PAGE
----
Danfoss highlights the sustainability benefits of CO2 refrigeration systems in supermarket applications during a presentation at ATMOsphere America 2014 in San Francisco.
As reported by ACHR News, ATMOsphere America convened industry leaders to discuss the latest technologies, market trends, and regulatory issues in the field of natural refrigerants.
“With increased refrigerant regulations and growing interest in sustainability, CO2 is an ideal alternative for large charge systems like supermarkets to reduce global warming impact — by reducing leaks or eliminating the source,” said Peter Dee, sales and services director at Danfoss, during his presentation.
CO2 is a viable option to meeting a planned, orderly phasedown of hydrofluorocarbons (HFCs). It has a global warming potential (GWP) of one, compared to HFC refrigerants that have GWPs 1,300 to 4,000 times greater.
Plus, based on a recent ASHRAE report, a transcritical CO2 system can reduce by 82 percent the total equivalent warming impact (TEWI) compared to a CO2 cascade system using R-134a.
“CO2 is an economically sustainable solution as well, offering lower lifecycle costs and improving energy savings by 10 to 20 percent through unique algorithms, such as gas cooler control and heat reclaim,” Dee continued. “Heat reclaim also makes it possible to achieve up to 95 percent reduction in refrigerant costs, allowing for supermarkets to obtain heating and cooling through one cost-effective system.”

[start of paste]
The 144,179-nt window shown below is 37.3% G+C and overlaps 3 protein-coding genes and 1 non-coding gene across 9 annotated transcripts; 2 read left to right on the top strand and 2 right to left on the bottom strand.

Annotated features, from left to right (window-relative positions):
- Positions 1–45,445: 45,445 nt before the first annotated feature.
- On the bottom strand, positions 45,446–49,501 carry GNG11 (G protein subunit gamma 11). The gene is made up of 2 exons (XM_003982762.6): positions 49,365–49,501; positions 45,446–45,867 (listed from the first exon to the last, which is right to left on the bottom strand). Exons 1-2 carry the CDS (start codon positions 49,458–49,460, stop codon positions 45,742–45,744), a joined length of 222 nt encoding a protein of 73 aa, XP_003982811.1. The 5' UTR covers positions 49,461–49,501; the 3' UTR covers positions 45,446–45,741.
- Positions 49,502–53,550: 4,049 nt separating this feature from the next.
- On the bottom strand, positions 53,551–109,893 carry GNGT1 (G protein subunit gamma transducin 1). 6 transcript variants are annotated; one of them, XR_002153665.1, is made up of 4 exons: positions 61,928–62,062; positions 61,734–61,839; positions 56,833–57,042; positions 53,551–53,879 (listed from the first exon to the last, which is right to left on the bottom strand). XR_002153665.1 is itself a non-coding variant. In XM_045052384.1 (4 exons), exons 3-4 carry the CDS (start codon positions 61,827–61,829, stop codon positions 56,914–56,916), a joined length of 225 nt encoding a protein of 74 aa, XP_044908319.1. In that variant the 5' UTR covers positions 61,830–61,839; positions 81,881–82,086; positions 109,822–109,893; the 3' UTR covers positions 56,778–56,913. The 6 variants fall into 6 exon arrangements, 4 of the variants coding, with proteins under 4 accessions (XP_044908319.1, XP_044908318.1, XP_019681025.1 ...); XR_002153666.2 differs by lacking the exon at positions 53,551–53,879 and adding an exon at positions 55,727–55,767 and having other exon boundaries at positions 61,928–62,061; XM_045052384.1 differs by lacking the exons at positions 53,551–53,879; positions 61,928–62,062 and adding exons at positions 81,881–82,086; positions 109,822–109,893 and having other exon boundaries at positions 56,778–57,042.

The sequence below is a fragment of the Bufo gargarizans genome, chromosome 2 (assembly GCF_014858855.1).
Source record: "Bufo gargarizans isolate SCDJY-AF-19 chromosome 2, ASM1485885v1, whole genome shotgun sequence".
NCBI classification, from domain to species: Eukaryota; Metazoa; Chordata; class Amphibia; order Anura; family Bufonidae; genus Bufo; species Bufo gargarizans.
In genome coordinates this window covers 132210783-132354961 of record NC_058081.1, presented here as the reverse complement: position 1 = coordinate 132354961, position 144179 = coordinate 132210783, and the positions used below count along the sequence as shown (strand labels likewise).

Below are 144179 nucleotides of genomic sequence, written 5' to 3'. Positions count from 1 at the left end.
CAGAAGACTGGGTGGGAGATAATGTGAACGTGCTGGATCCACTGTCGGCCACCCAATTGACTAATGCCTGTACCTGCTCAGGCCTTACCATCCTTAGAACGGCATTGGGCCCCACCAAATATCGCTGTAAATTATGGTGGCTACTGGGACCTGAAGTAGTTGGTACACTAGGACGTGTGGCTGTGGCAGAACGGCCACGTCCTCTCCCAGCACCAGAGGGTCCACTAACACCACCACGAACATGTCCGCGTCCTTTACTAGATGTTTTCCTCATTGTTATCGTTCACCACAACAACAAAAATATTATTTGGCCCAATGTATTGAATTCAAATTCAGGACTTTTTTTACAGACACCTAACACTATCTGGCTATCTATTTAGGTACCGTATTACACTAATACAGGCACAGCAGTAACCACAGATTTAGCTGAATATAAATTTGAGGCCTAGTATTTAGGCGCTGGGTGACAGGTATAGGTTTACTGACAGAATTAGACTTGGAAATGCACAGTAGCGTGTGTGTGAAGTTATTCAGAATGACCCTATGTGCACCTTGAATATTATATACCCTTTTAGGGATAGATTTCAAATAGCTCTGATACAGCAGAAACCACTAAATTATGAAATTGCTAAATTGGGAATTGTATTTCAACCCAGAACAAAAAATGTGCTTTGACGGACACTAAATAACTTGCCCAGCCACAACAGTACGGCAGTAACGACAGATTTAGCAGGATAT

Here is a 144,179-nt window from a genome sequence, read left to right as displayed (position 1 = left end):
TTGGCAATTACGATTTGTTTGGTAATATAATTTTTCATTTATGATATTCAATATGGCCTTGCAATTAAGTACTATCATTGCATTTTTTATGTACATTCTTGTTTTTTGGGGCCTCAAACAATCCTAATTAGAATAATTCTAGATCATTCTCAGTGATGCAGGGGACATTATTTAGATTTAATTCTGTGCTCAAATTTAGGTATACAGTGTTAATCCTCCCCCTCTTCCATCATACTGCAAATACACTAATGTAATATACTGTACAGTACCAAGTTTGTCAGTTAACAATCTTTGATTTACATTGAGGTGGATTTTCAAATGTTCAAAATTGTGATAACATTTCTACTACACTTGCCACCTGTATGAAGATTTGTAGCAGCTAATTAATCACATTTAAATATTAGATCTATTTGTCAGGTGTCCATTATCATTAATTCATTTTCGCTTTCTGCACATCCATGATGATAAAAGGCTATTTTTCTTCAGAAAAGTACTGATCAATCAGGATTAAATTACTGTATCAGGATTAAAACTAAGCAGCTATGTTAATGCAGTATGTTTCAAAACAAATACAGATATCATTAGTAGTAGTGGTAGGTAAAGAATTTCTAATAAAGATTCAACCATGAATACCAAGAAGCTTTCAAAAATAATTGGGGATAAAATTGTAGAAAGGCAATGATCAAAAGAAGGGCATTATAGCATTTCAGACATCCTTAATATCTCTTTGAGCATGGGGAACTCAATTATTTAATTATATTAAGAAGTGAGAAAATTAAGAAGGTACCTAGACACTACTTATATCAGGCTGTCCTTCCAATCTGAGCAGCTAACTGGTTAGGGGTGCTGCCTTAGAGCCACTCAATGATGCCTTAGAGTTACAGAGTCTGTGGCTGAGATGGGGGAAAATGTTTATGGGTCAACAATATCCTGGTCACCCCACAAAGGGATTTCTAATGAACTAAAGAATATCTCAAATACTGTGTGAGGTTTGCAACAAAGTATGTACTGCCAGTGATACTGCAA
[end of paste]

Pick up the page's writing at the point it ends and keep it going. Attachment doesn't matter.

To highlight the success of heat reclaim technology, Dee reviewed a project in which Danfoss helped to retrofit an 11,000-square-foot store. One CO2 booster system with heat reclaim now provides energy for cooling, hot water, and comfort heating — but with annual operating savings of $35,000 and a 7 percent TEWI reduction, attributable to the heat reclaim.
In the United States, Danfoss recently completed a project with Whole Foods Market in Brooklyn, New York — a demonstration project that the company said brought the first HFC-free supermarket to the United States in December 2013. During the conference, Dee discussed the role Danfoss played in the success of this new 56,000-square-foot store, which features a transcritical CO2 refrigeration system and a combined heat and power (CHP) system that provides baseline electrical heating and cooling load.
Danfoss provided a comprehensive control solution for Whole Foods’ Brooklyn store, including refrigeration rack, case, and system controls, and supported the design of the store’s HVAC system.
“CO2 is an enabler to achieving sustainability,” Dee concluded. “The technology is proven and exists today. And by achieving scale, return on investment also will improve.”